A remarkable new finding about Alzheimer's has identified a mechanism related to the illness that could pave the way toward a treatment or even cure.
Researchers at McGill University have just made a major breakthrough, finding a new mechanism in Alzheimer’s disease that could lead to advancements in how we address it. The study, published in the journal Nature Communications, focuses on the role that RNA molecules play in synaptic transmission.
Scientistgs found that RNAs responsible for encoding synaptic proteins degrade much more rapidly than in healthy brain cells for Alzheimer’s patients, and they also determine that the protein that stabilizes RNAs isn’t nearly as plentiful in Alzheimer’s patients’ neurons.
The findings suggest that lowl levels of the protein RBFOX1 may have a big impact on the faulty connections that are tied to Alzheimer’s. Such findings could give scientists a new lead in looking for ways to treat the illness.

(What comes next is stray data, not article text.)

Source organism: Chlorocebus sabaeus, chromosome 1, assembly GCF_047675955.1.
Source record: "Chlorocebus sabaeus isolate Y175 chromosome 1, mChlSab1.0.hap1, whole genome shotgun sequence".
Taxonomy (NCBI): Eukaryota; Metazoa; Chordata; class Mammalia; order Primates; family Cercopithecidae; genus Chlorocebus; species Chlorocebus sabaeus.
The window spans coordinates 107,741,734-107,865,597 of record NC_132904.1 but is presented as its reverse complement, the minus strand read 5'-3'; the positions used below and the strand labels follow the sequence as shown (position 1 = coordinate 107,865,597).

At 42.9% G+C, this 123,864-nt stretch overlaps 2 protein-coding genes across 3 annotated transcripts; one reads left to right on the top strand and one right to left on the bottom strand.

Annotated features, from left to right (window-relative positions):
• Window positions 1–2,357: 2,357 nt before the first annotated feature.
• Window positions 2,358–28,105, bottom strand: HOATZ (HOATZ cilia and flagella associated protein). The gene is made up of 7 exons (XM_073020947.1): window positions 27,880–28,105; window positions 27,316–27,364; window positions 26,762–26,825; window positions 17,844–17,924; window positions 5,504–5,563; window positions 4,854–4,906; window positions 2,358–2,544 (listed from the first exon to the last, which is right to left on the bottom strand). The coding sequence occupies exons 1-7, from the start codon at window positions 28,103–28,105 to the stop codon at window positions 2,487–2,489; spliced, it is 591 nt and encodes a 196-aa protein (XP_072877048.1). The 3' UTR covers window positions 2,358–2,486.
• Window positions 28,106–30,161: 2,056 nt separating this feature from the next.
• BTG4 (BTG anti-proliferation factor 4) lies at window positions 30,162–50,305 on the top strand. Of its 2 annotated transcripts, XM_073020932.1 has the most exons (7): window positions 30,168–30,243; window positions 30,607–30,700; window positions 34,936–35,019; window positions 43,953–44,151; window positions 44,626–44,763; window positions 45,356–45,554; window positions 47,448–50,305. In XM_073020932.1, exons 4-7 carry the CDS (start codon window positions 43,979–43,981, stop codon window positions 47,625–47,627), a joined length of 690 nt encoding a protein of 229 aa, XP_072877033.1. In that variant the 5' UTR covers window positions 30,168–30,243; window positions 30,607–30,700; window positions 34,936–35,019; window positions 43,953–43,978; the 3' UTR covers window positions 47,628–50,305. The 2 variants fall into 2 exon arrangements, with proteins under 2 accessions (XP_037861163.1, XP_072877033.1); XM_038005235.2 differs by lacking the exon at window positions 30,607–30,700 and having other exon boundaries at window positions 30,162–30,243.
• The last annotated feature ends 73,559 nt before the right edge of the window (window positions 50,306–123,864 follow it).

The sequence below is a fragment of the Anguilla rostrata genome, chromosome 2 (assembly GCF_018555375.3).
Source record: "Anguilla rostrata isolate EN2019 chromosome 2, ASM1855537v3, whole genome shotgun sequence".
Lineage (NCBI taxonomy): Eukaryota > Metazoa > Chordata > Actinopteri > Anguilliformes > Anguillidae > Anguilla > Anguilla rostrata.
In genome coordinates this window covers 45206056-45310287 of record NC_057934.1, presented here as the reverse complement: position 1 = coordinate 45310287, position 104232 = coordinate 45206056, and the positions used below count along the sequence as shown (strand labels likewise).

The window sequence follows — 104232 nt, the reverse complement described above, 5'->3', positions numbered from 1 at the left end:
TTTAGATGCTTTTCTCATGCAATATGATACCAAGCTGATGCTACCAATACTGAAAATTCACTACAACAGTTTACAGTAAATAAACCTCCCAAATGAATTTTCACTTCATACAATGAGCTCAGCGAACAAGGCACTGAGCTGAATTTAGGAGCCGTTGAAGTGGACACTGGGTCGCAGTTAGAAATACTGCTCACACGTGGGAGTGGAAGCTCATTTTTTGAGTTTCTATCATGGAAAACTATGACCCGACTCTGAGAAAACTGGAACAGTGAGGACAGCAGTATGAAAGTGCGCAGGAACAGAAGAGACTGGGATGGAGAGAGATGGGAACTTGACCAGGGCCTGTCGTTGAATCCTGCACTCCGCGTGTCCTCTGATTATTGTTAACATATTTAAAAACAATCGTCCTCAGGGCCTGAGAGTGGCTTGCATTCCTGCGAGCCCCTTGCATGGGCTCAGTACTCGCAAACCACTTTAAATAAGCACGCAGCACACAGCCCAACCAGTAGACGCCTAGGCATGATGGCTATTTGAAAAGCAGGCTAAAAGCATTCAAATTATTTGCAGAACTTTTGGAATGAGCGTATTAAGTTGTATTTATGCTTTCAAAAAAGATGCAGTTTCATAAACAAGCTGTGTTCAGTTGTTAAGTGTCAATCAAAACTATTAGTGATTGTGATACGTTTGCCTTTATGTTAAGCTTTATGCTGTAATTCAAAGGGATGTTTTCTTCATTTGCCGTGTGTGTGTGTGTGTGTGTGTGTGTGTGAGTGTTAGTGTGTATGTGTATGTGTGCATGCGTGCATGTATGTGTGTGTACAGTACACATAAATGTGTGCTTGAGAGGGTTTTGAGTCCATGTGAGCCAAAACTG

“McGill University researchers have discovered a cellular mechanism that may contribute to the breakdown of communication between neurons in Alzheimer’s disease,” a statement reads. “Their study, published in Nature Communications, homes in on the role of RNA molecules involved in synaptic transmission — the process through which neurons communicate with each other. In the brain tissue of Alzheimer’s patients, the RNAs that encode synaptic proteins are degraded more rapidly than in healthy brain cells, the researchers found. They also discovered that a protein that helps stabilize these RNAs was less abundant in the neurons of Alzheimer’s patients.”